Much has been said about the Sexual Orientation and Gender Identity/Expression Bill. However, more often that not, the arguments end up in ad hominems and fall short in getting into the substance of the law.
Section 2 or the Declaration of Policy of said proposed law states: “…the State shall exert efforts to address all forms of discrimination, marginalization and violence on the basis of sexual orientation, or gender identity or expression…”
Penalizing discrimination and discriminatory practices towards the members of the LGBT is at the crux of this bill. Upon conviction, penalties range from a fine of P100,000 to P500,000 or imprisonment of 1 year to 6 years, or both, at the discretion of the court. Community service may also be imposed in addition to the aforementioned penalties. And if any person commits any of the crimes in the Revised Penal Code and other special laws motivated by bias, prejudice, or hate based on sex, sexual, orientation, or gender identity or expression, the same will be treated as a special aggravating circumstance and he or she shall suffer, upon conviction, the maximum penalty imposed by the applicable law.
Noble is the intention of the proposed law. That much may be gleaned. A person who denies the existence of LGBTs is deluded and wayward.
It is in this respect that the SOGIE Bill is warranted as reflected in Sections 9, 10 and 11: to pursue initiatives and programs that seek to establish and maintain an environment free of stigma and discrimination through inclusion of SOGIE concerns in all police station activities and services, social protection programs, diversity programs and trainings, and empowering portrayal of LGBT persons in media.
Drawing the line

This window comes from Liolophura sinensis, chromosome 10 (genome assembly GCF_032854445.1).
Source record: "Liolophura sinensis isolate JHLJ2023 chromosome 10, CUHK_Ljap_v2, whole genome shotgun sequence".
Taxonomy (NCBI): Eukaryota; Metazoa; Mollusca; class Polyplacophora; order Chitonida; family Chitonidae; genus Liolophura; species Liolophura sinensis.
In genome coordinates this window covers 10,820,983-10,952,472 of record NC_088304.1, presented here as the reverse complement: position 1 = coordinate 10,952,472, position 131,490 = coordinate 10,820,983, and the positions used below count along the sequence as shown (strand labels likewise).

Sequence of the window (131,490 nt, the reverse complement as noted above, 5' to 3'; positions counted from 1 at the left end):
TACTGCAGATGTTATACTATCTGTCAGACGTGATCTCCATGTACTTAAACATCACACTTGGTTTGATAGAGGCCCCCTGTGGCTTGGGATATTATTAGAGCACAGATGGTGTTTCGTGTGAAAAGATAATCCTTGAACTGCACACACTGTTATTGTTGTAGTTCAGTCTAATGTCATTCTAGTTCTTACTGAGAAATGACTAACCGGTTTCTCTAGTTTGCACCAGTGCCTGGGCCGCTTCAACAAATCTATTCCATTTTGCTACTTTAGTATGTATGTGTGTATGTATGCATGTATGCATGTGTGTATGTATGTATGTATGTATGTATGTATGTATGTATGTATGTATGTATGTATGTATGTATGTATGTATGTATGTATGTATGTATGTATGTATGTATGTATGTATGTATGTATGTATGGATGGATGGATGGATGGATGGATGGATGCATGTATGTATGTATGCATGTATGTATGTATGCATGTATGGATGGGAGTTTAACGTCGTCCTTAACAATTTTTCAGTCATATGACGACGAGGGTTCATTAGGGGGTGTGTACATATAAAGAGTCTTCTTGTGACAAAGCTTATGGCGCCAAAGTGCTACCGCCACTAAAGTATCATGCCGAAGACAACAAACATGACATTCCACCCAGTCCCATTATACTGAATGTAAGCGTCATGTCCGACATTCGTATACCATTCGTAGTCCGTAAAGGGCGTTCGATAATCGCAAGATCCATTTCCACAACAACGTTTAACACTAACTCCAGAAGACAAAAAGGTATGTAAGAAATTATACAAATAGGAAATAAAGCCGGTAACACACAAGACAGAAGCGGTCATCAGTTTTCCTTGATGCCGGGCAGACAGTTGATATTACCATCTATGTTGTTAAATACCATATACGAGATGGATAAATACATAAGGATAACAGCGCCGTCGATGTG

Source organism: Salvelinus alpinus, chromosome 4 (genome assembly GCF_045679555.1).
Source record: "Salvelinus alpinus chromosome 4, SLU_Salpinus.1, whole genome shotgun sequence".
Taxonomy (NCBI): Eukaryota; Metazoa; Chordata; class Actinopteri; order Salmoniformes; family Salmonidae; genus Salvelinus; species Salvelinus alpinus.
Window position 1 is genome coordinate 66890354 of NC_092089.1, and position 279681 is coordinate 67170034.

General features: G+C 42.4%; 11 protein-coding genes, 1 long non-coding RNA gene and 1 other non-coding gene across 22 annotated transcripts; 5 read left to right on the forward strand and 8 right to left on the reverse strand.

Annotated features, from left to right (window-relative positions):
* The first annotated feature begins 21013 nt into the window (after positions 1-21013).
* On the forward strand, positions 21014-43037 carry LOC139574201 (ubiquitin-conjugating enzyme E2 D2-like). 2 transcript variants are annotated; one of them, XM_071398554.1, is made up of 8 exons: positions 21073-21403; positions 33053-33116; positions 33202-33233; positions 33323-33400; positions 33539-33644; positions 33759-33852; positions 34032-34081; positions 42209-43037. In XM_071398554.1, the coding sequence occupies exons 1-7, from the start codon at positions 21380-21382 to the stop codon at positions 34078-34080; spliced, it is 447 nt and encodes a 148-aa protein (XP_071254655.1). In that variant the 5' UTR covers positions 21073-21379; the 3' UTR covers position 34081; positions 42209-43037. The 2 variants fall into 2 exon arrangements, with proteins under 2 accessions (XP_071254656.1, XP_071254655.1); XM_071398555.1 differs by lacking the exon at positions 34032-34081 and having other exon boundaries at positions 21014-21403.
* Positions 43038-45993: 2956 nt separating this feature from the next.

Discrimination is defined in Section 3 of this bill as “any distinction, exclusion, restriction, or preference which is based on any ground such as sex, sexual orientation, gender identity or expression, and which has the purpose or effect of nullifying or impairing the recognition, access to, enjoyment, or exercise by all persons on all equal footing of all rights and freedoms.”
Futhermore, Section 4 enumerates the discriminatory practices that any person, natural or juridical, may commit against a member of the LGBT community. While I do not have qualms about most of the discriminatory practices enumerated therein, I do have particular concern about Section 4(l) which states as a discriminatory practice:
“Engaging in public speech meant to shame, insult, vilify, or which tends to incite or normalize the commission of discriminatory practices against LGBTs and which acts or practices in turn, intimidate them or result in the loss of their self-esteem.”
This proviso, I believe, is right smack contradictory to our freedom of expression. To recall, the elements of freedom of expression are: (1) freedom from previous restraint or censorhip; and (2) freedom from subsequent punishment.
To illustrate, if one personally views that being gay or lesbian is wrong and expresses the same, he or she may be penalized since it may very well be viewed to incite discrimination against the LGBT. This would engender hesitation on any person to express his views for fear of being punished. Whether this viewpoint is wrong or right is not much of a significance as what is material at this point is that this provision amounts to needless restraint on our constitutionally guaranteed right as enshrined in Article III Section 4 of the Constition which states that “No law shall be passed abridging the freedom of speech, of expression,…”